Fabrice Samyn


Recreating meaning from its gradual disappearance

Interview of Fabrice Samyn by Devrim Bayar and Olivier Meessen
The artist's studio, Brussels, 30 July 2008

Devrim Bayar: I would like to start with what I find surprising, and I don't think I am the only one, when I see your work: the interest in historical art. Without wishing to limit the sources of your inspiration, in fact quite the opposite, they are eminently varied and we will talk about them more - by way of introduction, I would like to discuss this original interest. Where does that inspiration come from and how does it contribute to your oeuvre?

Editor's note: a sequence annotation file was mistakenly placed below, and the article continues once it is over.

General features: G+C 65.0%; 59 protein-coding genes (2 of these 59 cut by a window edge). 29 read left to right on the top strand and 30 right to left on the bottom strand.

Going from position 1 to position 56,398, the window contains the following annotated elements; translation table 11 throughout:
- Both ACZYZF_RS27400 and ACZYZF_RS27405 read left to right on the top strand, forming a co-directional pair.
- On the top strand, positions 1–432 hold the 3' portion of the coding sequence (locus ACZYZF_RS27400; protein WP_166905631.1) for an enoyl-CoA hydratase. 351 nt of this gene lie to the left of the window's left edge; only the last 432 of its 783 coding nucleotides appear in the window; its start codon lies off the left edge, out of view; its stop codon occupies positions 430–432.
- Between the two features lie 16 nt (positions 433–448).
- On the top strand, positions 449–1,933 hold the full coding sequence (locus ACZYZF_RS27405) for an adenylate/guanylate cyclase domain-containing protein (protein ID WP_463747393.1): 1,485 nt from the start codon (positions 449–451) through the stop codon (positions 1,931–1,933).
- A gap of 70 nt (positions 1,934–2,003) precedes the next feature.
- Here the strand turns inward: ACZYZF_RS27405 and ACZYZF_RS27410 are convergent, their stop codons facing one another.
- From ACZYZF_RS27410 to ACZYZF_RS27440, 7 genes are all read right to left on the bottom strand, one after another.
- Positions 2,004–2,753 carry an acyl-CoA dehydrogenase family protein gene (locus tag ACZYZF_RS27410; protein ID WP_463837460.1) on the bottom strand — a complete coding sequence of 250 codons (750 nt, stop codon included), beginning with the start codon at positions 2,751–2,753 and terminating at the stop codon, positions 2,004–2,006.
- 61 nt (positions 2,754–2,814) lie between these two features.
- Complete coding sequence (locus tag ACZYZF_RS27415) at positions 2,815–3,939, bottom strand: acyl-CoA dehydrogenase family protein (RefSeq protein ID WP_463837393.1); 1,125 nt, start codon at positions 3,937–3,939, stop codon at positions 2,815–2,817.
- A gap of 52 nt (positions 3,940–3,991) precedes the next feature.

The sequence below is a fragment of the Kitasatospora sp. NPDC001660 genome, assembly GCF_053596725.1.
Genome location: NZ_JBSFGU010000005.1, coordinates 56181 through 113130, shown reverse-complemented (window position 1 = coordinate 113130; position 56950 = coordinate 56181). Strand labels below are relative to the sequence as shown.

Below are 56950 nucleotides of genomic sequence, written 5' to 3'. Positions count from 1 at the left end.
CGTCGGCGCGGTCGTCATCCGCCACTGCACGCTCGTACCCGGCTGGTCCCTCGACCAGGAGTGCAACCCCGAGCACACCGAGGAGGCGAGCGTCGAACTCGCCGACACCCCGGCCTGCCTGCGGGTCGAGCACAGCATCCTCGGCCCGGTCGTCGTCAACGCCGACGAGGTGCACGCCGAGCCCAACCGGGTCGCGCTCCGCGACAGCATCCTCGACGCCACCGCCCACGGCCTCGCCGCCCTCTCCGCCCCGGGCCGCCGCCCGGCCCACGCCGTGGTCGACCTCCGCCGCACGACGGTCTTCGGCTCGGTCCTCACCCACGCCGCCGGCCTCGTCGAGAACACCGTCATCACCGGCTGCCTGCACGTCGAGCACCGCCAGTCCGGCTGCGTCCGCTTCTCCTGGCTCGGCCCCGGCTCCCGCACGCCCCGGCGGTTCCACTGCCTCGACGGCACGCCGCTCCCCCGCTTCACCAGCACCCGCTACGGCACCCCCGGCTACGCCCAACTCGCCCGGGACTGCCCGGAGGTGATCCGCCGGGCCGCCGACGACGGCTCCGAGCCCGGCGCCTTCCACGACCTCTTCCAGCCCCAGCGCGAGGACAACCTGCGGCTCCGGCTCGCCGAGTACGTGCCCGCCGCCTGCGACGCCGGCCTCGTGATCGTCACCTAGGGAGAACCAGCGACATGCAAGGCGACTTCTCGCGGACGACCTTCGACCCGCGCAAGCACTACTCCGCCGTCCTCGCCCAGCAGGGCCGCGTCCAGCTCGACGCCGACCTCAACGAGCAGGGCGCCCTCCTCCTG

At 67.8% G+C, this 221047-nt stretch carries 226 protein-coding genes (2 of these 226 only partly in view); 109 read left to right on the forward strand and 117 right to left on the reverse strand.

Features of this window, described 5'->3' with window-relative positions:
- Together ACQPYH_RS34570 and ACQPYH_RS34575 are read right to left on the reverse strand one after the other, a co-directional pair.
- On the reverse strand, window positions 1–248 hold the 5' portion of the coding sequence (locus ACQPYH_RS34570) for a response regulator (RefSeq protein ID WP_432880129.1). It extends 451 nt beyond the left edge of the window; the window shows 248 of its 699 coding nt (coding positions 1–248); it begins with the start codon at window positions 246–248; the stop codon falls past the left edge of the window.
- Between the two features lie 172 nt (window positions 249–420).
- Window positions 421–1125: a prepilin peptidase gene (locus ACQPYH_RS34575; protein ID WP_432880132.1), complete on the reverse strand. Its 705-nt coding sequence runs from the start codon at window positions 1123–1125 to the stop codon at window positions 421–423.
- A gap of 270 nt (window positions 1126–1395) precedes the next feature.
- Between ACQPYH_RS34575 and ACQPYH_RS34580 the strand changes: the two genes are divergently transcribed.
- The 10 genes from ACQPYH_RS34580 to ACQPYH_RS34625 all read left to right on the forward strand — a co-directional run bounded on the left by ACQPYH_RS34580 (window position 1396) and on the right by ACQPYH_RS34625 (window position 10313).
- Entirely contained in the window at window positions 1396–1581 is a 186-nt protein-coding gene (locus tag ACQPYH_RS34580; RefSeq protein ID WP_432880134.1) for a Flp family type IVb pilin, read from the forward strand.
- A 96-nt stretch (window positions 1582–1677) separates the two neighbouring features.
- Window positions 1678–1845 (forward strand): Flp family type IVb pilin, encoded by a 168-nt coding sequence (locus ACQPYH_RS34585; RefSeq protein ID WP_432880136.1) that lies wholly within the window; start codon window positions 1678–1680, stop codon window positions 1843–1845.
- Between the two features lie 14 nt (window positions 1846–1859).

Fabrice Samyn: In historical art, two aspects and the interaction between them strike me as particularly interesting: the sacred intent (without suggesting that it is not present in contemporary art) and the question of time. Today, and in the artistic field in particular, we live a relationship with the sacred that, as a result of modernism, is more linked to a direct sensory experience (as contrasted with a complex symbolic language). Therefore, when confronted with the historic representation of mystery, I endeavour to grasp the inevitable anachronism and regenerate a feeling of a gulf, which is accessible to a contemporary gaze. How can an old painting bring us into its presence, so that the time disappears between the moment when the painter was in a state of denial of thought to be present in what he painted, and the moment when the viewer sees it. It is the meeting of these two temporalities which interests me, or how a still life meets today's gaze or not, in other words what time tells us about presence and the presence of time.